29 according to a childs age and developm ent (Barkley, 1998; Teeter, 1991; Weiss & Hechtman, 1993). An understanding of these developmental changes is essential to the identification and subsequent treatment of children with ADHD. According to Batsche and Knoff (1994), biological maturation as well as the changing demands placed on a child by different settings (e.g., home, school, work) are primarily responsible for the changes in behavior. Changes in the relationships between the child and his or her caregivers (e.g., teacher and parent) may function to both exacerbate and highlight specific problem behaviors. For instance, ove r time, interactions between a child with ADHD and his or her caregiver tend to b ecome increasingly negative, involving increased noncompliance and defiance by the child and increased stress and frustration on the part of the caregiver (Batsche & K noff, 1994). These changes are noted whether or not the specified caregiver is a parent or a teacher, indicating that the behaviors of children with ADHD affect adults similarly in both school and home settings (Batsche & Knoff, 1994). Thus, similar skills and interventions are needed in both settings. In infancy, children with ADHD are most often characterized as having difficult temperaments, feeding problems, and sleep di sturbances and as being unresponsive to a caregivers attempt to soothe. These sy mptoms may make bonding between child and parent difficult and may most likely also resu lt in increased stress and frustration for the caregiver (Weiss & Hechtman, 1993). By the time a child becomes a toddler, mothers of children with ADHD are more likely to feel ne gatively toward their child, interact less frequently and less affectionately (DuPaul, McGoey, Eckert, & VanBrakle, 2001), and be characterized as having higher stress and lo wer self-esteem than mothers of children without ADHD (Johnston, 1996).

PAGE 38

30 According to Barkley (1998) and DuPaul et al. (2001), parental stress levels reach their peak by the time a child with ADHD r eaches preschool (i.e., 3-6 years-old). Interactions between parents and child, par ticularly those between mother and child, often become increasingly negative at this tim e. Reports of problems at school and with peers act to further exacerbate a stressful home situation. Because children with ADHD are often excessively active, aggressive, nonc ompliant, and disruptive in school, and lack the social skills necessary to establis h and maintain positive peer and teacher relationships, a child with ADHD may develop low self-esteem and depression related to school performance (Barkley, 1998; Weiss & Hechtman, 1993). By adolescence, 50% of children dia gnosed with ADHD in early or middle childhood will have experienced a significant d ecline in symptoms associated with the disorder (Wender, 2000). For those who do not experience such a decline, symptoms are often accompanied by co-morbid conduct problem s and school failure. After the age of eight, 59% will qualify for a co-morbid diagnosis of Oppositional Defiant Disorder, 43% will qualify for a co-morbid diagnosis of Conduct Disorder, and 10% eventually will become school drop-outs (Barkley et al., 1990). In addition, adolescents with ADHD are more likely to fail a grade, be expelled from school, become involved with the juvenile justice system, and engage in high-risk behaviors such as drug and alcohol abuse (Barkley et al., 1990; Weiss & Hechtman, 1993; Wender, 2000). Adults with ADHD often continue to experience problems. Barkley (1989) found that 75% of adults with ADHD showed signs of depression, between 23% and 45% had a juvenile record and adult antisocial disorders, and 27% were alcoholics.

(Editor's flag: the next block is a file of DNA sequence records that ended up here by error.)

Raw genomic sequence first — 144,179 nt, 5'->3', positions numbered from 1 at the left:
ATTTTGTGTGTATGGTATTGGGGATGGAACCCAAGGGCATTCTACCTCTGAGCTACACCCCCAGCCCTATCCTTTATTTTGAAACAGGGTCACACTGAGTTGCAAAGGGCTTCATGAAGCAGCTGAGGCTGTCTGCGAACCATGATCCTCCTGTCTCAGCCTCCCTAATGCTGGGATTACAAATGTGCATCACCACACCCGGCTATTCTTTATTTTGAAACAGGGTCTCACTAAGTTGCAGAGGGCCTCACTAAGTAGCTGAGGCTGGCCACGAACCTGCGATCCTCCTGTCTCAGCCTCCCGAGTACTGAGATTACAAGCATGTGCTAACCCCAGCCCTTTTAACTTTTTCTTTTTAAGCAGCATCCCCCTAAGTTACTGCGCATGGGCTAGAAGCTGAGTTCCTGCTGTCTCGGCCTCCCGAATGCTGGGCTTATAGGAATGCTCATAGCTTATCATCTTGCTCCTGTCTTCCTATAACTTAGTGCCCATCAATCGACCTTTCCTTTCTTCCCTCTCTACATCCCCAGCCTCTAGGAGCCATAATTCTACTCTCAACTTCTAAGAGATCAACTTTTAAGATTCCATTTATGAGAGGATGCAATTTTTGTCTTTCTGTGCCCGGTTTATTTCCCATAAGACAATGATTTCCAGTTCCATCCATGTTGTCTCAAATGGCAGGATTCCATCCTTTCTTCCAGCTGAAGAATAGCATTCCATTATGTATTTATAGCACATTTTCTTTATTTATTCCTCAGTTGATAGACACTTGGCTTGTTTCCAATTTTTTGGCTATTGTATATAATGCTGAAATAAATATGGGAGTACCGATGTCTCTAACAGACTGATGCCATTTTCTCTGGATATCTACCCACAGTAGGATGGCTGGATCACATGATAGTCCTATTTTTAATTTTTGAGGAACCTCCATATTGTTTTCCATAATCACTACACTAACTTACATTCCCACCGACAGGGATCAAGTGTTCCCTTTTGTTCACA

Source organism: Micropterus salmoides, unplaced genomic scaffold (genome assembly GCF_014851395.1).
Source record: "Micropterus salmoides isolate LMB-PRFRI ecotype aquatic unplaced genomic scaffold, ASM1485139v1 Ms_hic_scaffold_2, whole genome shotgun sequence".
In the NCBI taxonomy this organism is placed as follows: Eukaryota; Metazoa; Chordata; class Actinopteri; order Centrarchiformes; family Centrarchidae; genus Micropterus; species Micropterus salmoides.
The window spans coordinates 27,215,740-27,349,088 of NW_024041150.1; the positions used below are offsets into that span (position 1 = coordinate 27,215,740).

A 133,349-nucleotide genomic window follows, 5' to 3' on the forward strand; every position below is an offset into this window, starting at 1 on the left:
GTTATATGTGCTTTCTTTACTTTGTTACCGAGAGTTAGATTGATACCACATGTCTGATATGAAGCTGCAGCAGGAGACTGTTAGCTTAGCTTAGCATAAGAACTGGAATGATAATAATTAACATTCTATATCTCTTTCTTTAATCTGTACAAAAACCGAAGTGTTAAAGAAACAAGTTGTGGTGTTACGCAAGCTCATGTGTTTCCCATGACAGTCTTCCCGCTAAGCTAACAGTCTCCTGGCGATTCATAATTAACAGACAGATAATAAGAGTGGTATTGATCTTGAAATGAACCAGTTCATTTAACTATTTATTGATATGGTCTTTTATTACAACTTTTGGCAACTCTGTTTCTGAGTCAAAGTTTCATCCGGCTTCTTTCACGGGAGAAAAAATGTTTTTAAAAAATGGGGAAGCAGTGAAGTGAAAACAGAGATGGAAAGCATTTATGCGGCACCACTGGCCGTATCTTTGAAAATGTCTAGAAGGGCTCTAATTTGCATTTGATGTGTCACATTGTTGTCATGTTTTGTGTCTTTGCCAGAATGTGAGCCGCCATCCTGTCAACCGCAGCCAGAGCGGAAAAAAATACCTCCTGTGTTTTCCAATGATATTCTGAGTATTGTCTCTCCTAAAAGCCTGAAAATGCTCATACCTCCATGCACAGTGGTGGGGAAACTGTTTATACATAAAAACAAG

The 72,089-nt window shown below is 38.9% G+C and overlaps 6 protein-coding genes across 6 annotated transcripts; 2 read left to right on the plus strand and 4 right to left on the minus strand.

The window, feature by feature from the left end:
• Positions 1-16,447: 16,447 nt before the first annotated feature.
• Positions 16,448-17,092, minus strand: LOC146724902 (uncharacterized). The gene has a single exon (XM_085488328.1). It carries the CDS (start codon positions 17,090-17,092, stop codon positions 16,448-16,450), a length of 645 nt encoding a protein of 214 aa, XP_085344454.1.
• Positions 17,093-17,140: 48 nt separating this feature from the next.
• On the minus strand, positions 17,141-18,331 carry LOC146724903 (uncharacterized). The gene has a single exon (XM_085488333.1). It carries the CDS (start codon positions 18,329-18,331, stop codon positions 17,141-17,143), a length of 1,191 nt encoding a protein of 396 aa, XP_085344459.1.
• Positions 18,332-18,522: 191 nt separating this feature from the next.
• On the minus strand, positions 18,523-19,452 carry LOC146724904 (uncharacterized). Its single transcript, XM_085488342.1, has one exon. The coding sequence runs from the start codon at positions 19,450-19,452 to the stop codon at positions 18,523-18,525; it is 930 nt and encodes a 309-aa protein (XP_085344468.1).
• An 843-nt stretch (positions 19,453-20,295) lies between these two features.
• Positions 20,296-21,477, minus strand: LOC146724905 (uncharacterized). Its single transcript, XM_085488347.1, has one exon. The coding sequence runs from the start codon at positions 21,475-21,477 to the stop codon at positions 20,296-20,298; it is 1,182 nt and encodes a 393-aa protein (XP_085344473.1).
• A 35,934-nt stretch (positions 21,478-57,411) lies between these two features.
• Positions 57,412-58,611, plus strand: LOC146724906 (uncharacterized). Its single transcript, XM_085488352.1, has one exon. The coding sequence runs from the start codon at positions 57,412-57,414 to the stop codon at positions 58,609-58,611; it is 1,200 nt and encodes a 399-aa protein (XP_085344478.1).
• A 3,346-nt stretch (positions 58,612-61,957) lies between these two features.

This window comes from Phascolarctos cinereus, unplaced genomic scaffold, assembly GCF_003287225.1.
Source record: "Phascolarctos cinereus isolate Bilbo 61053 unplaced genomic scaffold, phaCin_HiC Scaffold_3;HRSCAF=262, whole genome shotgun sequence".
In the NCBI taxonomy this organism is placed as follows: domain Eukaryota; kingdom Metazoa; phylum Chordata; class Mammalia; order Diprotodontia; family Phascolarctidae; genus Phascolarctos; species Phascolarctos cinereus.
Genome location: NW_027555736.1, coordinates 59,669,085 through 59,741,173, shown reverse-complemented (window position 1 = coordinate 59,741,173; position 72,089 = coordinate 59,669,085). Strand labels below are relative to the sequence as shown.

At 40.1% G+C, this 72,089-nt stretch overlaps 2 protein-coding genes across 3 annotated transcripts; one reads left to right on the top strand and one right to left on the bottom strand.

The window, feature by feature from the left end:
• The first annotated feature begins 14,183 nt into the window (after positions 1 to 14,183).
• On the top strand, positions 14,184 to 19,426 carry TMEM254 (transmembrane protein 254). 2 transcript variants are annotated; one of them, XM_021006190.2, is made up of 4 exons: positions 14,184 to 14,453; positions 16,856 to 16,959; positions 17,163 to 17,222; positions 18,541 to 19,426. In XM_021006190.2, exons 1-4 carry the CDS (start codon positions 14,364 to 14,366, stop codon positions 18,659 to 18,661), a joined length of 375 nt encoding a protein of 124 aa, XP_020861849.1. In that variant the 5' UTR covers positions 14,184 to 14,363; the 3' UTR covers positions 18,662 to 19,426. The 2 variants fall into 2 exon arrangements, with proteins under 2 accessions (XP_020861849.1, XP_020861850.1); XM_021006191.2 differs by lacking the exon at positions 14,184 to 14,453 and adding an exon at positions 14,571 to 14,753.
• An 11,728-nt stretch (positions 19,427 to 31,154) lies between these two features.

PAGE 39

31 Federal and State Legislation: ADHD as a Handicapping Condition Federal legislation. Children with ADHD may be eligible for educational services under the 1990 Individuals with Disabilities Act (IDEA) or more likely under Section 504 of the Vocational Rehabilitati on Act of 1973. According to the United States Education Department, children with ADHD are eligible for special education services under the category Other Health Impa ired if deficits in their ability to pay attention negatively affect academic pe rformance (Davila, Williams, & MacDonald, 1991). Additionally, children with ADHD may qua lify for special education services if they meet the criteria for another disability category such as learning disabled or severely emotionally disabled. Despite these provisions, less than 50% of all children diagnosed with ADHD are served in a special educati on setting because the majority of students with ADHD do not meet the criteria to qualify for services under IDEA. Both IDEA and Section 504 guarantee qualifying students a fr ee and appropriate education, evaluation procedures, and procedural safeguards. Section 504, however, provides rights to students with disabilities that go beyond those outlin ed in the IDEA legislation, including providing services in a regular education setting to disabled students who may or may not have an Individual Educational Plan ( NASDSE, 1991). Students with ADHD who do not qualify for services under IDEA may still be eligible for services under Section 504 (Reid & Katsiyannis, 1995). In fact, according to Reid and Katsiyannis (1995), a child who is referred for eligibility for services under ID EA due to impairment in educational functioning has already qualified for servi ces under Section 504. Under Section 504, an individual qualifies for services if he or she (a) has a physical or mental impairment that substantially limits one or more life activities, (b) has a record or history of such an